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New Strategy for Treating Septic Joint Infection in Foals

Filed under: Current Articles,Editorial,Featured |     

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106 – July/August, 2022

By Heather Smith Thomas
Research is currently underway to assess a novel therapeutic process for treating multidrug-resistant bacterial joint infections (septic arthritis) in foals.  This research is being done in partnership with Colorado State University, Ontario Veterinary College in Guelph, and Rood and Riddle Equine Hospital in Kentucky.
Dr. Thomas Koch (Department of Biomedical Sciences, Ontario Veterinary College), founder and CEO of eQcell—the company that is partnering in this research, has co-authored several papers discussing early research using a combination of antibiotics and stem cells in treating these resistant infections.  The introduction to one of those review papers (Mesenchymal Stromal Cells As Potential Antimicrobial for Veterinary Use—A Comprehensive Review) state that antimicrobial resistance (AMR) is a growing concern, leaving very few treatment options in some cases.
Antimicrobial resistance is caused by unnecessary or excessive antimicrobial use, or misuse associated with suboptimal dosage or duration.  In the last few years, the American Veterinary Medical Association (AVMA), the Federation of Veterinarians of Europe (FVE), and the Canadian Veterinary Medical Association (CVMA) have released a joint statement on responsible and judicious use of antimicrobials and have published guidelines for appropriate veterinary antimicrobial use. Many federal agencies around the world are now moving to reduce the use of antimicrobials in animals.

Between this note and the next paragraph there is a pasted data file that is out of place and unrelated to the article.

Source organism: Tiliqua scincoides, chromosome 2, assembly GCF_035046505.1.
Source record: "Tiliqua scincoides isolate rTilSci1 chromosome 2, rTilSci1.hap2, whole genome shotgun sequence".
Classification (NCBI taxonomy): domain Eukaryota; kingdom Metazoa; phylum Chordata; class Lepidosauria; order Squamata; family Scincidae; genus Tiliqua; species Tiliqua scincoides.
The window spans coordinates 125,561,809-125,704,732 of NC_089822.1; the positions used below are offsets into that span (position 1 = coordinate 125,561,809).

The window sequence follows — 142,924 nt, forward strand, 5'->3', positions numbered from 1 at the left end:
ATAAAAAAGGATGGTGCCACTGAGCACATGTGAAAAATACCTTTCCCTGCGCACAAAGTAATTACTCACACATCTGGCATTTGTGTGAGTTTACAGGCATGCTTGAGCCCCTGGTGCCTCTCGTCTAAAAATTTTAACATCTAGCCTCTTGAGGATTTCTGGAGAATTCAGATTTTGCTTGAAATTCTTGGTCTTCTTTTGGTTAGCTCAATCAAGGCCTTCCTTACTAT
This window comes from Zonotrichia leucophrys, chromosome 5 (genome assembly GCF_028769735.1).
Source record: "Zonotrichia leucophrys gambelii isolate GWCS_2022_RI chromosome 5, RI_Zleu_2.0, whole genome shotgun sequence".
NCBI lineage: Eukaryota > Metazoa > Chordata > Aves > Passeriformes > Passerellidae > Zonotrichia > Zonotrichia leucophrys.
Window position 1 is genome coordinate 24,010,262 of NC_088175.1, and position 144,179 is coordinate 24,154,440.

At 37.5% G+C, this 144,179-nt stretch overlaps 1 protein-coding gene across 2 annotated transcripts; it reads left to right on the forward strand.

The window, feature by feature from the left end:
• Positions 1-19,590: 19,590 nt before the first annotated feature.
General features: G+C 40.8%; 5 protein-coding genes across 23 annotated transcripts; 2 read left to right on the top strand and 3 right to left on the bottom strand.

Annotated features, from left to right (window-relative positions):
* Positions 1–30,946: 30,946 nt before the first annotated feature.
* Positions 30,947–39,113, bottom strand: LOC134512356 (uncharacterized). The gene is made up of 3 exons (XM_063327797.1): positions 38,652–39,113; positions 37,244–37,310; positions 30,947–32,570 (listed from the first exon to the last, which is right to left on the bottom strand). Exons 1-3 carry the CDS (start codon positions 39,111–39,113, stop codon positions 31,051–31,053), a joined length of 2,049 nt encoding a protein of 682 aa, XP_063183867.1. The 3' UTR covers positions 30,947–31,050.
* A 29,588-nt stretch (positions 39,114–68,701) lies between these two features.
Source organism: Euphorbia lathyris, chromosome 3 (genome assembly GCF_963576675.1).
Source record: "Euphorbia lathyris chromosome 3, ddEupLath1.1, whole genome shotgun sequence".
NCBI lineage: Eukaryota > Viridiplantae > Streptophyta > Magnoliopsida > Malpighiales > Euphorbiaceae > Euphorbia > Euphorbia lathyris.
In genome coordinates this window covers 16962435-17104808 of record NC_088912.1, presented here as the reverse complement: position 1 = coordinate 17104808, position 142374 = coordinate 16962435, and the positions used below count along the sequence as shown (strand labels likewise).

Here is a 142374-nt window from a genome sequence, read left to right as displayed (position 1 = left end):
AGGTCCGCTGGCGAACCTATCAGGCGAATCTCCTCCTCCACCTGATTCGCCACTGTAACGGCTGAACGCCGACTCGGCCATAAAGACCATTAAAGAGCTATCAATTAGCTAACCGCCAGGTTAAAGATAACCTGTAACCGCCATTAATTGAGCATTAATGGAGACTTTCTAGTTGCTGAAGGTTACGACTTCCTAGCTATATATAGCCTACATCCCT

Clinicians today may want to consider other strategies for treating microbial infections, and one of those strategies may include mesenchymal stromal cells (MSCs).  These unique cells have been explored in regenerative medicine as raw material for engineering tissues or as immune-stimulating agents for treatment of inflammatory diseases. More recently, MSCs have shown promise as a potential treatment to address infections that are resistant to antimicrobial treatments.
Click here to read the complete article
106 – July/August, 2022
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